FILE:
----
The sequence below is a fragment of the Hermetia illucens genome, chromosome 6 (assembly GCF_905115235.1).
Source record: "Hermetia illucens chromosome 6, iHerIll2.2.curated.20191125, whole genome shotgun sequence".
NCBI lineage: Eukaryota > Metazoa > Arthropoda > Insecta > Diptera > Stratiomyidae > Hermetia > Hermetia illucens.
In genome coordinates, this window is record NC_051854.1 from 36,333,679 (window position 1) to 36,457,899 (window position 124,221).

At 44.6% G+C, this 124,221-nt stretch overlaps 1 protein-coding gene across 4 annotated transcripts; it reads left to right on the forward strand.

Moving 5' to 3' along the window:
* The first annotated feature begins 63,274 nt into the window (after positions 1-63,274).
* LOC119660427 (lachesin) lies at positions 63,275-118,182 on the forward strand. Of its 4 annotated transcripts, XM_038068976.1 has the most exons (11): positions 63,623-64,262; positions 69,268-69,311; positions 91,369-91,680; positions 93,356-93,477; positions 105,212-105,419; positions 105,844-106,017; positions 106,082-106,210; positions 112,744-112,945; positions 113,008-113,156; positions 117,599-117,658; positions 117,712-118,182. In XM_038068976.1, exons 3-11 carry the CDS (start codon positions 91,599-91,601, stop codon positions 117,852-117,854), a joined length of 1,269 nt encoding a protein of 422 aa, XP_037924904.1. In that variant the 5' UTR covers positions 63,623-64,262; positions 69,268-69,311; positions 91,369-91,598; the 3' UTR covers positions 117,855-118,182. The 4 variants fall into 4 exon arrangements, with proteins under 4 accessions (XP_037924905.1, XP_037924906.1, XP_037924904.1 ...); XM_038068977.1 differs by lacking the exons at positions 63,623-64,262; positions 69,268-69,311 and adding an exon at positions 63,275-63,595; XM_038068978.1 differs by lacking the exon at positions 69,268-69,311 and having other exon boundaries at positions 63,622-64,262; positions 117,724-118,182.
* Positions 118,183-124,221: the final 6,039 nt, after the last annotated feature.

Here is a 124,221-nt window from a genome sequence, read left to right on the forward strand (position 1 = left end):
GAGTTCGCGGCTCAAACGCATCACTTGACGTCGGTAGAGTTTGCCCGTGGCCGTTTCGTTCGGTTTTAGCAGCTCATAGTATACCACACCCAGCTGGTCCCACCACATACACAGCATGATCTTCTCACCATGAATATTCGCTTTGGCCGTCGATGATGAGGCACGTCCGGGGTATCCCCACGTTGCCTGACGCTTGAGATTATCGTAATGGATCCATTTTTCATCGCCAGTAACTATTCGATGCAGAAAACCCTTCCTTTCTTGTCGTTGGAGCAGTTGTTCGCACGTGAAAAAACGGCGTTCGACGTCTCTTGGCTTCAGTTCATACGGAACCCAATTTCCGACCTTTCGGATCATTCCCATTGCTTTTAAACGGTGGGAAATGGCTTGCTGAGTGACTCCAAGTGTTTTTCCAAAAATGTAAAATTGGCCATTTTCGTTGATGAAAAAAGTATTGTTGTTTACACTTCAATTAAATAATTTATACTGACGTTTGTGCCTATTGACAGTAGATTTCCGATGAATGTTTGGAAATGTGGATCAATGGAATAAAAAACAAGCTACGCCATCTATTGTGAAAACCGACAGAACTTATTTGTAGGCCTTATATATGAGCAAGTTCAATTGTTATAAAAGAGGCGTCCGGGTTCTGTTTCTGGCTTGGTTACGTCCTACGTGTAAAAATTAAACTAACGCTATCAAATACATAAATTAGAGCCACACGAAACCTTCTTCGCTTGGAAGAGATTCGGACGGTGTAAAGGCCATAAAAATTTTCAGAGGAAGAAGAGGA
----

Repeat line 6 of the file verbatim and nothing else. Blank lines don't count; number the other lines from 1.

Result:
Moving 5' to 3' along the window: